Karin Panser is a member of Andrew Straw’s group at the IMP Vienna. The team addresses the fundamental question of how the brain of a fruit fly functions. ‘We aim to understand how the fly processes complex visual input and translates that into a specific coordinated behavior’, Panser explains.
Fruit fly ommatidia, arranged in an extremely regular array in the compound eye
For her neuroscientific studies, she needs greatly enlarged, detailed pictures generated with a confocal microscope. To process and analyse her data, Panser uses the software ‘Huygens (SVI.NL)’.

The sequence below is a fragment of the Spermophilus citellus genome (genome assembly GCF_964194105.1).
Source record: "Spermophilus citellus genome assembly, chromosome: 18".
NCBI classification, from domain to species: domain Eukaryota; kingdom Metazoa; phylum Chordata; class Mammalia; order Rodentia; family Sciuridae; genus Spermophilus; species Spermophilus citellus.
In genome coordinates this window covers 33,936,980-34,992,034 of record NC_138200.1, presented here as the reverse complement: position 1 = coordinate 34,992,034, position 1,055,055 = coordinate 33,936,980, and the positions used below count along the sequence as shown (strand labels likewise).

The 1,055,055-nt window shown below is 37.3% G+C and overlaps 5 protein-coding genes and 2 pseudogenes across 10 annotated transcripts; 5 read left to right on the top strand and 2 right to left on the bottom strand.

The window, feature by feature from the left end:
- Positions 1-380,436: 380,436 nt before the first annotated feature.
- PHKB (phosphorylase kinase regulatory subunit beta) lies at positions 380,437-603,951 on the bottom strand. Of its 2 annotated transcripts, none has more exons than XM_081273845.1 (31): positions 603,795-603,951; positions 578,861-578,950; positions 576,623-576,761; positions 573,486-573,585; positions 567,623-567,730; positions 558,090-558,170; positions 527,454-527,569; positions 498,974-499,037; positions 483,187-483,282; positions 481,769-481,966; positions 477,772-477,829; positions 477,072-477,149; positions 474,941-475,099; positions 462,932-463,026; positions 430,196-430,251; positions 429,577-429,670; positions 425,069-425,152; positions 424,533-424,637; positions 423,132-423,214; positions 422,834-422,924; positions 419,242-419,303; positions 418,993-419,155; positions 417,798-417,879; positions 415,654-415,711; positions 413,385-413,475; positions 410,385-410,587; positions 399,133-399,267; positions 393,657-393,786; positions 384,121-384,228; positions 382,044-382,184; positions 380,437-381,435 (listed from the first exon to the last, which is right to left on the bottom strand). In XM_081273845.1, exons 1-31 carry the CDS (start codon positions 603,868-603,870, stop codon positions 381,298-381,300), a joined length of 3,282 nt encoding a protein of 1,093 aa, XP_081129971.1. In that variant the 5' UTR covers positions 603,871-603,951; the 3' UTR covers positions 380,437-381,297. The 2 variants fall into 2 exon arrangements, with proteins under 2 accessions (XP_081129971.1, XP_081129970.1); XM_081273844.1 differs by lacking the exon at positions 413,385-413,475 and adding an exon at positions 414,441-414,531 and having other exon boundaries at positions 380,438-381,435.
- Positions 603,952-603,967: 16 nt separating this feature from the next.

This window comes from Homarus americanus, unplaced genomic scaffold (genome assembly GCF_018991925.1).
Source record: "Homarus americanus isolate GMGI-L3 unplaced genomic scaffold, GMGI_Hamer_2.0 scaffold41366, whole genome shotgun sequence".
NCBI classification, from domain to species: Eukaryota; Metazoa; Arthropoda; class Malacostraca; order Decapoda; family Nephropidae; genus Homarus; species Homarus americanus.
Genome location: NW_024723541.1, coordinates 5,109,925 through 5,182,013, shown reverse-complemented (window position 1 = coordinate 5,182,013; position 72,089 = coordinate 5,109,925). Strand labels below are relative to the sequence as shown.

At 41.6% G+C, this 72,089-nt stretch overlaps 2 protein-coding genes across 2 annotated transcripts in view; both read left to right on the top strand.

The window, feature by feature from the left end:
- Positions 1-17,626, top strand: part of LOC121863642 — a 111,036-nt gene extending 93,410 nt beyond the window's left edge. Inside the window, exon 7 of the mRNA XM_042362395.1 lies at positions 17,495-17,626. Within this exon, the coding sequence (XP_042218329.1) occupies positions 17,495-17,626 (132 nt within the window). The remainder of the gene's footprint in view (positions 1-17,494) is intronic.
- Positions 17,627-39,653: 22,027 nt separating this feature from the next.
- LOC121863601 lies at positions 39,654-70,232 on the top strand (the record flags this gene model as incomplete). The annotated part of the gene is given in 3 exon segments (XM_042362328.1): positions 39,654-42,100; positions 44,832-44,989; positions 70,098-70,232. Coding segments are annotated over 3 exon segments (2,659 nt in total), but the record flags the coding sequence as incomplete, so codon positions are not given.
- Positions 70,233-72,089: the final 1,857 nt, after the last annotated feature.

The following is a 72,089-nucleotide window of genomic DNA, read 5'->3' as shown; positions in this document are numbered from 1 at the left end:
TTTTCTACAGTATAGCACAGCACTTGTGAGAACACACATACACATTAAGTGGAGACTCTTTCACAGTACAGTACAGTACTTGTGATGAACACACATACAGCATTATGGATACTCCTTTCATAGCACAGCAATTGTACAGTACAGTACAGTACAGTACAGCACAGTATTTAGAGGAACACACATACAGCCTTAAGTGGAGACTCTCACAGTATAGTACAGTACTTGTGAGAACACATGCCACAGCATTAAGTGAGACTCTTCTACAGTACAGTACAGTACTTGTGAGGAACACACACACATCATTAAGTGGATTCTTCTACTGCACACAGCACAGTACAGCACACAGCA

As her contribution to the Huygens Image Contest 2013, Karin Panser submitted an image of ommatidia – single eyes of the fly that consist of several cells and are innervated by one axon each. Several hundred of these ommatidia form the compound eye of the fruit fly. The perfectly regular arrangement of the fly eye, together with the molecular staining contribute to the stunning beauty of the photograph which was awarded first prize by the jury.
Dr. Heidemarie Hurtl | idw
Breakthrough Prize for Kim Nasmyth
04.12.2017 | IMP - Forschungsinstitut für Molekulare Pathologie GmbH
The key to chemical transformations
29.11.2017 | Schweizerischer Nationalfonds SNF
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